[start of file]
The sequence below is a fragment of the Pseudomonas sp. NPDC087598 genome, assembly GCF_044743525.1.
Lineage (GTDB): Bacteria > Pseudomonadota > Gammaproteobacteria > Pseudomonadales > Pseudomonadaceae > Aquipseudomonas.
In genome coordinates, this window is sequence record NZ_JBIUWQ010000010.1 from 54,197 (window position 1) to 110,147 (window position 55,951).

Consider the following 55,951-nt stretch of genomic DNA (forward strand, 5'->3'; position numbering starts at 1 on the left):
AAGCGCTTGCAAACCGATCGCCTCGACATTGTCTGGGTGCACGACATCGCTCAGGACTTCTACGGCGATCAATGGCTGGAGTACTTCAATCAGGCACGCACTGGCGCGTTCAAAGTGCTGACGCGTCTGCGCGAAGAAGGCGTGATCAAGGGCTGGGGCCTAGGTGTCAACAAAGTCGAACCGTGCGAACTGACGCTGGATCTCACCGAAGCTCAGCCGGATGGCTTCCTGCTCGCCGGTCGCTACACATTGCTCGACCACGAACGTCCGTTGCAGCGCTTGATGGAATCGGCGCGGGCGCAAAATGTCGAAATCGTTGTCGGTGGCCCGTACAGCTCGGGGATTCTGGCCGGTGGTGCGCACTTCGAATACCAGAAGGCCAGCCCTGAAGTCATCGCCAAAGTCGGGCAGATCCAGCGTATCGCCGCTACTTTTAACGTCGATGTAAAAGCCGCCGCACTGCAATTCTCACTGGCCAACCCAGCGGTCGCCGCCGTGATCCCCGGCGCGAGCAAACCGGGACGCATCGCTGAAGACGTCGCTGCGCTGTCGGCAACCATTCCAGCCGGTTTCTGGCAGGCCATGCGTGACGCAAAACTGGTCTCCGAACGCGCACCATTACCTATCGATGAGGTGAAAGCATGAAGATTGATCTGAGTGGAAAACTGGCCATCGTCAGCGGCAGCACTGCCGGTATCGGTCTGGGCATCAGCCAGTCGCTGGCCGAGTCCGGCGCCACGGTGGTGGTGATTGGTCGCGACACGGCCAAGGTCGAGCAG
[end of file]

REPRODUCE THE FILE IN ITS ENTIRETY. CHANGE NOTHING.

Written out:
The sequence below is a fragment of the Pseudomonas sp. NPDC087598 genome, assembly GCF_044743525.1.
Lineage (GTDB): Bacteria > Pseudomonadota > Gammaproteobacteria > Pseudomonadales > Pseudomonadaceae > Aquipseudomonas.
In genome coordinates, this window is sequence record NZ_JBIUWQ010000010.1 from 54,197 (window position 1) to 110,147 (window position 55,951).

Consider the following 55,951-nt stretch of genomic DNA (forward strand, 5'->3'; position numbering starts at 1 on the left):
AAGCGCTTGCAAACCGATCGCCTCGACATTGTCTGGGTGCACGACATCGCTCAGGACTTCTACGGCGATCAATGGCTGGAGTACTTCAATCAGGCACGCACTGGCGCGTTCAAAGTGCTGACGCGTCTGCGCGAAGAAGGCGTGATCAAGGGCTGGGGCCTAGGTGTCAACAAAGTCGAACCGTGCGAACTGACGCTGGATCTCACCGAAGCTCAGCCGGATGGCTTCCTGCTCGCCGGTCGCTACACATTGCTCGACCACGAACGTCCGTTGCAGCGCTTGATGGAATCGGCGCGGGCGCAAAATGTCGAAATCGTTGTCGGTGGCCCGTACAGCTCGGGGATTCTGGCCGGTGGTGCGCACTTCGAATACCAGAAGGCCAGCCCTGAAGTCATCGCCAAAGTCGGGCAGATCCAGCGTATCGCCGCTACTTTTAACGTCGATGTAAAAGCCGCCGCACTGCAATTCTCACTGGCCAACCCAGCGGTCGCCGCCGTGATCCCCGGCGCGAGCAAACCGGGACGCATCGCTGAAGACGTCGCTGCGCTGTCGGCAACCATTCCAGCCGGTTTCTGGCAGGCCATGCGTGACGCAAAACTGGTCTCCGAACGCGCACCATTACCTATCGATGAGGTGAAAGCATGAAGATTGATCTGAGTGGAAAACTGGCCATCGTCAGCGGCAGCACTGCCGGTATCGGTCTGGGCATCAGCCAGTCGCTGGCCGAGTCCGGCGCCACGGTGGTGGTGATTGGTCGCGACACGGCCAAGGTCGAGCAG